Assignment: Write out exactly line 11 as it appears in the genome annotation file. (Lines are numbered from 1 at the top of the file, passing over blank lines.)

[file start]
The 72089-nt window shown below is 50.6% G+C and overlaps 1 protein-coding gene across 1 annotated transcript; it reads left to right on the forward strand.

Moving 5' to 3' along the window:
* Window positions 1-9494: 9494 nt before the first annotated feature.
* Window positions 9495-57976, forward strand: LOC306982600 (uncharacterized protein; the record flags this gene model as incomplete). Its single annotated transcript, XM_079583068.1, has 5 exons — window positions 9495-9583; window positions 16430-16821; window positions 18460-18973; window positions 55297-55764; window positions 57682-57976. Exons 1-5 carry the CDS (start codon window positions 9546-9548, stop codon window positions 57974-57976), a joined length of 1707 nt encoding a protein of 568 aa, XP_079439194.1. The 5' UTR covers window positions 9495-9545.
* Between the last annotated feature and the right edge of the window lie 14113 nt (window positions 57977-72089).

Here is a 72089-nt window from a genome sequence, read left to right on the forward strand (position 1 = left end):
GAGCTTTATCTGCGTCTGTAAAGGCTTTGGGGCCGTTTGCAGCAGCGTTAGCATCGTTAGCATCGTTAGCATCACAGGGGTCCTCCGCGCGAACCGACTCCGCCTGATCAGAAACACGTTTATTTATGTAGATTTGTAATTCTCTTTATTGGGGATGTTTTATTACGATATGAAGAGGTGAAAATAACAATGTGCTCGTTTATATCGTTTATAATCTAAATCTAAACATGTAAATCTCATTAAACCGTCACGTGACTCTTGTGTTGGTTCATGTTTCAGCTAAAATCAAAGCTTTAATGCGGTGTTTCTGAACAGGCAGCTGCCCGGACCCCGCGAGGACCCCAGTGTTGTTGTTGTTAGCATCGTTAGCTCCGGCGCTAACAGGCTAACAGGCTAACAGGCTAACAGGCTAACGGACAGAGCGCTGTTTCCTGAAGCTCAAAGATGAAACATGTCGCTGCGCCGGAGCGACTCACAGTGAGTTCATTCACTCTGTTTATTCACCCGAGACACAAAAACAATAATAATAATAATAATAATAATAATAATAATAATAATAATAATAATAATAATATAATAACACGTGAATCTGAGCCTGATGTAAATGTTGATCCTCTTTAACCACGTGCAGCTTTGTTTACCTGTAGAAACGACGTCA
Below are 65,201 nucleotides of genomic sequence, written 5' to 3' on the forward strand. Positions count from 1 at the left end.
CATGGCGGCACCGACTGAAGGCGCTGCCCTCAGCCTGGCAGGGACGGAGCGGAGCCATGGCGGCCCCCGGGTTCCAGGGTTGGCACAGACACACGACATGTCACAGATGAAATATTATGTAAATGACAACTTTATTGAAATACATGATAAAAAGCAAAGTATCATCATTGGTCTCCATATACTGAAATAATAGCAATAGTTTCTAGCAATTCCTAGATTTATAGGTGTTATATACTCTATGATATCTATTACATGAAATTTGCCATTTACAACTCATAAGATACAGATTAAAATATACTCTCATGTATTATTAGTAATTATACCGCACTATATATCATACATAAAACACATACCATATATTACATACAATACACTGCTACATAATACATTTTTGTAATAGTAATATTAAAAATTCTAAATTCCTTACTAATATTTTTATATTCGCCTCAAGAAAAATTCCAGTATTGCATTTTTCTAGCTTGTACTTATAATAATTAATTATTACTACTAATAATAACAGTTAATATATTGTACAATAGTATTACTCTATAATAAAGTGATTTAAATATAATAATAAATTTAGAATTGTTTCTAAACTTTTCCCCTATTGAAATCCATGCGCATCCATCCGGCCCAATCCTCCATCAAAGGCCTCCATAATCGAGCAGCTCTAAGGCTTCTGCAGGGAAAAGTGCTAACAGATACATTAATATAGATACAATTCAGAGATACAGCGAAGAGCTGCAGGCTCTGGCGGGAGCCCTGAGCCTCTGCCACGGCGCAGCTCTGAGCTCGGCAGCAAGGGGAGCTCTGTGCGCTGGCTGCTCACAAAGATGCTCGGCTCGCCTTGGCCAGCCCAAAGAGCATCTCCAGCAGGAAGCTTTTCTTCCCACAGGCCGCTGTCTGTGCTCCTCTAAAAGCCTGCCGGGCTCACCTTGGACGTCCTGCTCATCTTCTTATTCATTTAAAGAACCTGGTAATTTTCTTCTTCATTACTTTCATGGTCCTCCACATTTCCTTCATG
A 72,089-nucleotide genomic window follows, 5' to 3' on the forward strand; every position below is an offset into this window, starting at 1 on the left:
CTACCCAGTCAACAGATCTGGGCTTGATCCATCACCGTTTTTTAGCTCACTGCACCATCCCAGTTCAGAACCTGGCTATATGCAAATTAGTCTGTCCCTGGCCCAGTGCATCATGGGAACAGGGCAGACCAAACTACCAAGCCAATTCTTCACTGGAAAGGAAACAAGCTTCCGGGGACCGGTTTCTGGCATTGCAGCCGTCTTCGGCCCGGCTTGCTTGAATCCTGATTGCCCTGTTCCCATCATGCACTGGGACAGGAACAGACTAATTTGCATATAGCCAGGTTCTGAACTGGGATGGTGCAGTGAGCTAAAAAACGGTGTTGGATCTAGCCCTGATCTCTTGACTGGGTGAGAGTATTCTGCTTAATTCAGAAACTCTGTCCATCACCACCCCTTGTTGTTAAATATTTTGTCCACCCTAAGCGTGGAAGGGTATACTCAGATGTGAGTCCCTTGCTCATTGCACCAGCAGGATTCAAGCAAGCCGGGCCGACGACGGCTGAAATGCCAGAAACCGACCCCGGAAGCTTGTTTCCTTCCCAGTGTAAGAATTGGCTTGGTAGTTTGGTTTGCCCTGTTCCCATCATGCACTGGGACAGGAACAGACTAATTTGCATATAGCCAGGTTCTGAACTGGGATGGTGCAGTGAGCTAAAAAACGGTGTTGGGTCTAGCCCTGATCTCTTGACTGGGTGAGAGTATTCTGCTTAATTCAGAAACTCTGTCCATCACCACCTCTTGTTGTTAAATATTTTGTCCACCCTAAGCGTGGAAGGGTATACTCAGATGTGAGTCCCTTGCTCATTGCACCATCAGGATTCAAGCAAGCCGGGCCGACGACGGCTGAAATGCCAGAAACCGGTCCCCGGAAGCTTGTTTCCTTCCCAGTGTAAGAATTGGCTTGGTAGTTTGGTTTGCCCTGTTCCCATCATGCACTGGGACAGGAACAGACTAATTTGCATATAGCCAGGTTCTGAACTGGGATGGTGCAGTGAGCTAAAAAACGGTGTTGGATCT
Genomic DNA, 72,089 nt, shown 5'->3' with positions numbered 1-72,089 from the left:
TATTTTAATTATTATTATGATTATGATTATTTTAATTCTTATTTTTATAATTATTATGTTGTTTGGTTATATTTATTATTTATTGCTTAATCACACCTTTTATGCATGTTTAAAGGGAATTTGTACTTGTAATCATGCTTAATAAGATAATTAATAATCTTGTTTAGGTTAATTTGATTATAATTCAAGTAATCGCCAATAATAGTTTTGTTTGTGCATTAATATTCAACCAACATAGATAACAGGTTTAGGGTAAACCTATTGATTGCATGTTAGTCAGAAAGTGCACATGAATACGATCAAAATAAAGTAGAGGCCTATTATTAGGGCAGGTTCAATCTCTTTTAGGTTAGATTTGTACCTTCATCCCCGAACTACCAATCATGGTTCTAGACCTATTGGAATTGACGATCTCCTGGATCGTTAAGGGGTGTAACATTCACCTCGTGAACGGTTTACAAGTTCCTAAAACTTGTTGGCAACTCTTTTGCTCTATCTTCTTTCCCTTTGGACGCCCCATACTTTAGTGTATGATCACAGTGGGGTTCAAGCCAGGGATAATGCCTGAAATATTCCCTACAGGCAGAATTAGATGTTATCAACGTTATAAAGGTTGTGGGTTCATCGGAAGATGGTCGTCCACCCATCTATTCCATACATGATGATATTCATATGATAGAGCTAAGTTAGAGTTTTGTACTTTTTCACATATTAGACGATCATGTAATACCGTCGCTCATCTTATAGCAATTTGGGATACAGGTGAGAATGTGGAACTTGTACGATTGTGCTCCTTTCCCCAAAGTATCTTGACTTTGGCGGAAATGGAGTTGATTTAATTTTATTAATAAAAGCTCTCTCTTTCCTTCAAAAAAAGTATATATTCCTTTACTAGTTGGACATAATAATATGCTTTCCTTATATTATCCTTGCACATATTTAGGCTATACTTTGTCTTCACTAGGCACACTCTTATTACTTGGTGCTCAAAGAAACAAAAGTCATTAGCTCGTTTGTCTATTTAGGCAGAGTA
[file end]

CTACCCAGTCAACAGATCTGGGCTTGATCCATCACCGTTTTTTAGCTCACTGCACCATCCCAGTTCAGAACCTGGCTATATGCAAATTAGTCTGTCCCTGGCCCAGTGCATCATGGGAACAGGGCAGACCAAACTACCAAGCCAATTCTTCACTGGAAAGGAAACAAGCTTCCGGGGACCGGTTTCTGGCATTGCAGCCGTCTTCGGCCCGGCTTGCTTGAATCCTGATTGCCCTGTTCCCATCATGCACTGGGACAGGAACAGACTAATTTGCATATAGCCAGGTTCTGAACTGGGATGGTGCAGTGAGCTAAAAAACGGTGTTGGATCTAGCCCTGATCTCTTGACTGGGTGAGAGTATTCTGCTTAATTCAGAAACTCTGTCCATCACCACCCCTTGTTGTTAAATATTTTGTCCACCCTAAGCGTGGAAGGGTATACTCAGATGTGAGTCCCTTGCTCATTGCACCAGCAGGATTCAAGCAAGCCGGGCCGACGACGGCTGAAATGCCAGAAACCGACCCCGGAAGCTTGTTTCCTTCCCAGTGTAAGAATTGGCTTGGTAGTTTGGTTTGCCCTGTTCCCATCATGCACTGGGACAGGAACAGACTAATTTGCATATAGCCAGGTTCTGAACTGGGATGGTGCAGTGAGCTAAAAAACGGTGTTGGGTCTAGCCCTGATCTCTTGACTGGGTGAGAGTATTCTGCTTAATTCAGAAACTCTGTCCATCACCACCTCTTGTTGTTAAATATTTTGTCCACCCTAAGCGTGGAAGGGTATACTCAGATGTGAGTCCCTTGCTCATTGCACCATCAGGATTCAAGCAAGCCGGGCCGACGACGGCTGAAATGCCAGAAACCGGTCCCCGGAAGCTTGTTTCCTTCCCAGTGTAAGAATTGGCTTGGTAGTTTGGTTTGCCCTGTTCCCATCATGCACTGGGACAGGAACAGACTAATTTGCATATAGCCAGGTTCTGAACTGGGATGGTGCAGTGAGCTAAAAAACGGTGTTGGATCT